At a lavish gala presentation overnight in Canberra the Australian rallying community welcomed the first ever inductees into the Hall of Fame. In total 13 distinguished individuals were introduced ranging from drivers, to co-drivers, to officials and administrators.
In alphabetical order the Hall of Fame inductees are Neal Bates, Peter (Possum) Bourne, Garry Connelly, Ross Dunkerton, Harry Firth, John Large, Jack Murray, George Shepherd, Tom Snooks, Doug Stewart, Donald K Thomson, Ken Tubman and Bob Watson.
The following highlights mark each Hall of Fame inductee:
Neal was responsible to bringing Toyota to Australian rallying and keeping them involved in the sport for over twenty years.
His driving abilities, four Australian Rally Championships and likeable personality have contributed to lift the media profile of rallying, not only within the motorsport media domain but also within mainstream media.
Neal is Patron of the NSW Rally Championship and actively involved in helping NSW events and competitors in a mentoring role.
Neal has mentored many up-and-coming young rally drivers over the past twenty years, and continues to 'give back' to the sport in many ways.
Possum transformed what was essentially an amateur sport at the top level in this part of the world into a professional one. He was focused on having a presentable image and on giving his sponsors and supporters tangible benefits to make rallying more appealing to the general public.
Anyone who knew Possum would know he was an ordinary guy with more than a passion for rallying. His enthusiasm was infectious and he had a loyal group of supporters and crew behind him. He always gave time to his fans, always had a smile on his face. You just couldn't help but like Possum.
On the rally stage he was near unstoppable and he dominated the Australian Championship throughout the second half of the ‘90s and into the early 2000’s, claiming seven consecutive titles to go alongside his three Asia-Pacific crowns.
Having started his rally career in 1967 Garry has forged a remarkable career administering rallying, from the local grassroots level all the way to the upper echelons of the FIA.
Connelly steered the introduction of Rally Australia in Western Australia in 1988 and as the Clerk of Course for the majority of those years helped shape what was regularly regarded as the most professionally run event in the World Championship.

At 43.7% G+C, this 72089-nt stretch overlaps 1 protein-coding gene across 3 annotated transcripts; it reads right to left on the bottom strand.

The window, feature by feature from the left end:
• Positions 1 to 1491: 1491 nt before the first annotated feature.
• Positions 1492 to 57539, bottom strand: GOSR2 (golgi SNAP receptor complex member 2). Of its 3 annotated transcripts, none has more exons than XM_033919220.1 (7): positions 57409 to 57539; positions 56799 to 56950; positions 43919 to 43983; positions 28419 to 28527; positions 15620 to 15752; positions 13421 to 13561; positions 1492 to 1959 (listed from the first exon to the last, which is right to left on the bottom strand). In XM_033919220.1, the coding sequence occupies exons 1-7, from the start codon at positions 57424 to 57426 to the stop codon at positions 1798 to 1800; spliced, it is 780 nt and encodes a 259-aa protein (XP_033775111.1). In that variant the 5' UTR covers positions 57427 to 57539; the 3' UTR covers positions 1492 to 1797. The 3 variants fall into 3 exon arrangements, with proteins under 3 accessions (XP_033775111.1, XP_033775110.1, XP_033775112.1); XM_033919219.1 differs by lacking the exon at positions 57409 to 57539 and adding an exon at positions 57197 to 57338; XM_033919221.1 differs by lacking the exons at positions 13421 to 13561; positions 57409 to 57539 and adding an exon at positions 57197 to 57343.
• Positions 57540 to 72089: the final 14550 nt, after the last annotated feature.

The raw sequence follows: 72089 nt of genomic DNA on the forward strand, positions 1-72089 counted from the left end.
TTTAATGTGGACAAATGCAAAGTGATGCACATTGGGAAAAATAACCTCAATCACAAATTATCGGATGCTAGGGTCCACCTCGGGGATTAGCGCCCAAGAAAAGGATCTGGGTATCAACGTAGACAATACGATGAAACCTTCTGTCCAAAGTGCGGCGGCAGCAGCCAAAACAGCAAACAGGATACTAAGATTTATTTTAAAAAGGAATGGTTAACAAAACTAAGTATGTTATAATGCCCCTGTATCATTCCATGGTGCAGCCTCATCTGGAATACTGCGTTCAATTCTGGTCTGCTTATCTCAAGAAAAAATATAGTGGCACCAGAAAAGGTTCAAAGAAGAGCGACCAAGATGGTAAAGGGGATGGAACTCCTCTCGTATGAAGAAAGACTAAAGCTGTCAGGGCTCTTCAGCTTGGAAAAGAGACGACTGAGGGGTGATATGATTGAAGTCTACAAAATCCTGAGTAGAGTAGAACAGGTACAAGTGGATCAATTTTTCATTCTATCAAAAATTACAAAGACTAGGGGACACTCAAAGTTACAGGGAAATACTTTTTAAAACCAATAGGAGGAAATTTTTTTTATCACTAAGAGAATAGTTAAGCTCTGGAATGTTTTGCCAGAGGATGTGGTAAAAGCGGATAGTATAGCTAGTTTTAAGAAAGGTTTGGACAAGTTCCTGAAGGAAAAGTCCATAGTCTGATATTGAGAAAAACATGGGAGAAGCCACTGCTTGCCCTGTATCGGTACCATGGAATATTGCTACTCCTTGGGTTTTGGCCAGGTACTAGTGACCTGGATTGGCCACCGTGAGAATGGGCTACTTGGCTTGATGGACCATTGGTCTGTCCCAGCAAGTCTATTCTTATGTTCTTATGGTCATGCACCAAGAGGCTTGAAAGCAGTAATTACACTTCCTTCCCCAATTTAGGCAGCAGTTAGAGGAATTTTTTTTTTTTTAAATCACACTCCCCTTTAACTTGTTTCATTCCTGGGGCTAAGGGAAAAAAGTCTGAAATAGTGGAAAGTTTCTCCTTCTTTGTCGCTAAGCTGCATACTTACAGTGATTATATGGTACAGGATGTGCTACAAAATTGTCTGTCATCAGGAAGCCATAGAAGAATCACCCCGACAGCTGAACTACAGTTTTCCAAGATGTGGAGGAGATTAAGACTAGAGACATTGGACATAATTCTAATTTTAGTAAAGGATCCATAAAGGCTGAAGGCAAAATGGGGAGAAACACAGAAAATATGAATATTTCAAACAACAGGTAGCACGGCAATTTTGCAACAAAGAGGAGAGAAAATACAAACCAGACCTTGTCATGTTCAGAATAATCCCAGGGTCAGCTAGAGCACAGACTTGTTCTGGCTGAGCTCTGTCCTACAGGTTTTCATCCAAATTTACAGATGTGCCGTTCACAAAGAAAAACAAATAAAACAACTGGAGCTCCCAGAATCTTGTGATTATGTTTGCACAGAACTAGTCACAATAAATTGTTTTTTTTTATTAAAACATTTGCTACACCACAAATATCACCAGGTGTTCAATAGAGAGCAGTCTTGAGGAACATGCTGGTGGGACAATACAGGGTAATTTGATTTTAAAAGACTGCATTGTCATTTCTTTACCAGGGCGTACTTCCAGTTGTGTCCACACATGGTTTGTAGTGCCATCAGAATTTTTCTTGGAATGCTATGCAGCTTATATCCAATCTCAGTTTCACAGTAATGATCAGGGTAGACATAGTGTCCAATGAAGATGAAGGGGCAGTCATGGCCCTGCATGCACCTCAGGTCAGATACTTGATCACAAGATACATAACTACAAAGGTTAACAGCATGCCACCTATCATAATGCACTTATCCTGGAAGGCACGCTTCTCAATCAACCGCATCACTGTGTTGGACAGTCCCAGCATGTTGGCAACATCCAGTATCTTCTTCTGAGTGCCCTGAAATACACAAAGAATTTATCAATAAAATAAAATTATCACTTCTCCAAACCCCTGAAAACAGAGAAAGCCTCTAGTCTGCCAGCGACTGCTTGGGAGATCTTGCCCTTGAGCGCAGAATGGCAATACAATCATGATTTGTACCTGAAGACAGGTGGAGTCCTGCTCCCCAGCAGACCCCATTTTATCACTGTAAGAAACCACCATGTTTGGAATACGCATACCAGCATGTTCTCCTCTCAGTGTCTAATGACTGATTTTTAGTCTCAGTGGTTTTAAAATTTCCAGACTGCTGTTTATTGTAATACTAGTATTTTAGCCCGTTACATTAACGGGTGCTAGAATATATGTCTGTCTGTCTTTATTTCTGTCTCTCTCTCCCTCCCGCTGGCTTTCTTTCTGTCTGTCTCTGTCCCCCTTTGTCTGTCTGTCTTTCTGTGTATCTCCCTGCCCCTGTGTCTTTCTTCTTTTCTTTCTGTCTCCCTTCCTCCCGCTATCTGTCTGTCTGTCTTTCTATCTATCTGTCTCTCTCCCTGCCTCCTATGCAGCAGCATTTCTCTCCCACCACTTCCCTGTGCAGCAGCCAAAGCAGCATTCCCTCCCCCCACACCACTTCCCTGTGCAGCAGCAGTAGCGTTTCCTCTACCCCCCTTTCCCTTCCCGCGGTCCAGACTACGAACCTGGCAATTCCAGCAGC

Increasing competitor safety has always been an issue close to Connelly’s heart, he witnessed first hand the tragic death of Possum Bourne’s co-driver Roger Freeth at Rally Australia in 1993, and currently is both the Deputy President of the FIA Institute of Motor Sport Safety & Sustainability and Director of the Australian Institute of Motor Sport Safety.
Winner of five Australian Rally Championships, two Asia-Pacific Rally Championships and thirty-seven International rallies, Ross Dunkerton - over five decades - is arguably Australia's greatest rally driver.
Away from the rally stages though Ross is a successful businessman, well respected after dinner speaker, television star in his native West Australia, family man and raconteur extraordinaire.
He is a larrikin who has achieved major success as well as surviving two serious accidents and nineteen rollovers.
A leading race and rally driver during the 1950s and 1960s, Harry Firth continued as an influential team manager with first the Ford works team and then the famed Holden Dealer Team (HDT) well into the 1970s.
Firth’s nickname was "the fox", implying his use of cunning ploys as a team manager. Firth won the Bathurst 500, including its predecessor at Phillip Island, four times (twice in the final two races held at the Island and twice at Bathurst). He also won the Southern Cross Rally and the Australian Rally Championship. He was inducted into the V8 Supercar Hall of Fame in 2007.
Large, a former pharmacist, began his motor sport involvement as a co-driver in rallies and subsequently went on to become Australian Rally Champion in 1975 as co-driver for Ross Dunkerton.
But it was as an administrator that he made his greatest motor sport contribution. In 1983 he would be elected as CAMS President, a position he held until 1994 and the longest-ever serving CAMS president to this day.
In 1987 he began his role with the world governing body of motor sport, the FIA, when he was appointed as Australia’s delegate. Large was also a long-standing member of the FIA World Motor Sport Council and it was during this time that he played a major role in securing FIA World Championship events for Australia - the formula one grand prix and rally Australia.
Large continued to climb the international ranks, elected Vice President of the FIA in 1990 and elected to the FIA Senate in 2001. In 2004 he was also appointed Deputy President of the newly-created FIA institute of Motorsport Safety. It was extremely rare for a person from outside Europe to be appointed to a senior position on such a body, which reflected the regard in which Large was held within the motor sport community.
‘Gelignite’ Jack Murray raised the profile of the rallying as a sport in Australia and to this day everyone involved in or interested in the sport knows his name.
A larger-than-life Aussie larrikin with a roguish smile, he became the star of our earliest car rallies in passenger cars over almost non-existent Australian Outback tracks.
In 1954 Murray, driving a Ford Mercury which became known as the ‘Grey Ghost’, dominated the Redex Trial, not losing a single point for completing a stage too early or too late.
With a penchant for practical jokes, regularly involving sticks of gelignite, Murray left an indelible mark on early Australian motorsport.